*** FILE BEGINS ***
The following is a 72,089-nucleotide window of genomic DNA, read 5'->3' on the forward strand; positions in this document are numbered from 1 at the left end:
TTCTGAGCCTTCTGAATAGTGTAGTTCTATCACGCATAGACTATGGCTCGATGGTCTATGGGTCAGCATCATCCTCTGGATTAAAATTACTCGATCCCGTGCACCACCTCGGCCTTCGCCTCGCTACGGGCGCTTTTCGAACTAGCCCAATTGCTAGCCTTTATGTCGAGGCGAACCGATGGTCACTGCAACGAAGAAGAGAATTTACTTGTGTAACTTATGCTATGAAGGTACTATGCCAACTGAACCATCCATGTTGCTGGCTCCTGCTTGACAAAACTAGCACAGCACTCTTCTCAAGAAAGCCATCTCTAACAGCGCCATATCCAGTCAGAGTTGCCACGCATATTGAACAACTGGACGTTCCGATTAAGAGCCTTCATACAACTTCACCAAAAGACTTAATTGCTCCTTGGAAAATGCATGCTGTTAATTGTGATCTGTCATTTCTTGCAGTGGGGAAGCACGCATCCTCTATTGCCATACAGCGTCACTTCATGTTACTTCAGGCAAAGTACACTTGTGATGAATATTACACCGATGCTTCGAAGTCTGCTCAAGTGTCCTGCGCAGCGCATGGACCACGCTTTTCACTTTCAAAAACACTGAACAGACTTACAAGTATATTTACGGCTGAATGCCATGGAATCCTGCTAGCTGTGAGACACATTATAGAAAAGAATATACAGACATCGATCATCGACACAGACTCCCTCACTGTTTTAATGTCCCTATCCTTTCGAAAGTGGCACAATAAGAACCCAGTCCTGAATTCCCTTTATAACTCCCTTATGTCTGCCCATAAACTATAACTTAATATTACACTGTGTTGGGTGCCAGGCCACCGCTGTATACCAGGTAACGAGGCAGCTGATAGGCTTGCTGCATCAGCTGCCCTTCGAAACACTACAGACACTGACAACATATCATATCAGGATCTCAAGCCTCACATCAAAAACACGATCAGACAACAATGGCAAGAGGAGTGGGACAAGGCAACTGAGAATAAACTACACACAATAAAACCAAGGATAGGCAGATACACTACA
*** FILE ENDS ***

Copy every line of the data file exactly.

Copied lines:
The following is a 72,089-nucleotide window of genomic DNA, read 5'->3' on the forward strand; positions in this document are numbered from 1 at the left end:
TTCTGAGCCTTCTGAATAGTGTAGTTCTATCACGCATAGACTATGGCTCGATGGTCTATGGGTCAGCATCATCCTCTGGATTAAAATTACTCGATCCCGTGCACCACCTCGGCCTTCGCCTCGCTACGGGCGCTTTTCGAACTAGCCCAATTGCTAGCCTTTATGTCGAGGCGAACCGATGGTCACTGCAACGAAGAAGAGAATTTACTTGTGTAACTTATGCTATGAAGGTACTATGCCAACTGAACCATCCATGTTGCTGGCTCCTGCTTGACAAAACTAGCACAGCACTCTTCTCAAGAAAGCCATCTCTAACAGCGCCATATCCAGTCAGAGTTGCCACGCATATTGAACAACTGGACGTTCCGATTAAGAGCCTTCATACAACTTCACCAAAAGACTTAATTGCTCCTTGGAAAATGCATGCTGTTAATTGTGATCTGTCATTTCTTGCAGTGGGGAAGCACGCATCCTCTATTGCCATACAGCGTCACTTCATGTTACTTCAGGCAAAGTACACTTGTGATGAATATTACACCGATGCTTCGAAGTCTGCTCAAGTGTCCTGCGCAGCGCATGGACCACGCTTTTCACTTTCAAAAACACTGAACAGACTTACAAGTATATTTACGGCTGAATGCCATGGAATCCTGCTAGCTGTGAGACACATTATAGAAAAGAATATACAGACATCGATCATCGACACAGACTCCCTCACTGTTTTAATGTCCCTATCCTTTCGAAAGTGGCACAATAAGAACCCAGTCCTGAATTCCCTTTATAACTCCCTTATGTCTGCCCATAAACTATAACTTAATATTACACTGTGTTGGGTGCCAGGCCACCGCTGTATACCAGGTAACGAGGCAGCTGATAGGCTTGCTGCATCAGCTGCCCTTCGAAACACTACAGACACTGACAACATATCATATCAGGATCTCAAGCCTCACATCAAAAACACGATCAGACAACAATGGCAAGAGGAGTGGGACAAGGCAACTGAGAATAAACTACACACAATAAAACCAAGGATAGGCAGATACACTACA